$1.4b project in doubt after developer collapse
ONE of the largest developers currently active on the Gold Coast has gone into administration, leaving up to 500 local staff and more than a billion dollars in future projects under a cloud.
Ralan Group, developer of the Ruby Collection hotel and residential project, and owner of the popular Paradise Resort, went into administration yesterday.
Staff of the Surfers Paradise operations were emailed overnight with news of the collapse, but were told it was "business as usual" and warned against speaking to the media.
Along with being a tourist drawcard, the resort is a magnet for locals, who use the ice rink and water park for kids parties.
Sydney-based Ralan, headed up by William O'Dwyer, had been bullish about developing a further three towers on the Surfers Paradise site of the Paradise Resort after completing its first tower in October.
Welsh-born Mr O'Dwyer, 53, stormed into town in 2015, splashing $95 million on Surfers Paradise properties and quickly becoming one of the suburb's biggest landholders.
The company in August announced it would commence construction of its second tower early this year, however no work has yet commenced.
Mr O'Dwyer said in November the fast-tracked $1.4 billion Ruby Collection would spark 5000 jobs for the city.
However, even then there were reports sales in the first tower were being declined finance, with valuations coming in up to 30 per cent lower than expected.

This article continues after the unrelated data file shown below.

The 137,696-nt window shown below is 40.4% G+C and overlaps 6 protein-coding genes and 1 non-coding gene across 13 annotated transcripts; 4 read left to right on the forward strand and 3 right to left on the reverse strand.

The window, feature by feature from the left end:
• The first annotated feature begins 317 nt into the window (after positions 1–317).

Administrators Said Jahani, Graham Killer and Philip Campbell-Wilson of Grant Thornton have been appointed to the group's 58 companies, which include its developments, hotel, retail and hospitality operations on the Gold Coast and in Sydney.
The Gold Coast Bulletin has contacted Ralan Group's representatives for comment.
A Paradise Resort staff member, who did not want to be named, said workers were already seeking new jobs.
"There are probably 500 of us across the two Gold Coast operations - in retail, entertainment, Kid's Club, housekeeping, maintenance and management," she said.
"All of us are saying 's**t have we even got jobs now?'.
"We're all expecting to turn up and be told we don't have jobs anymore, we're looking for new jobs because we're terrified we're about to be thrown in the deep end."
The collapse follows the scuttling of what would have been the city's tallest tower, the $1.2 billion Spirit, with Chinese developer Forise selling off the site late last year.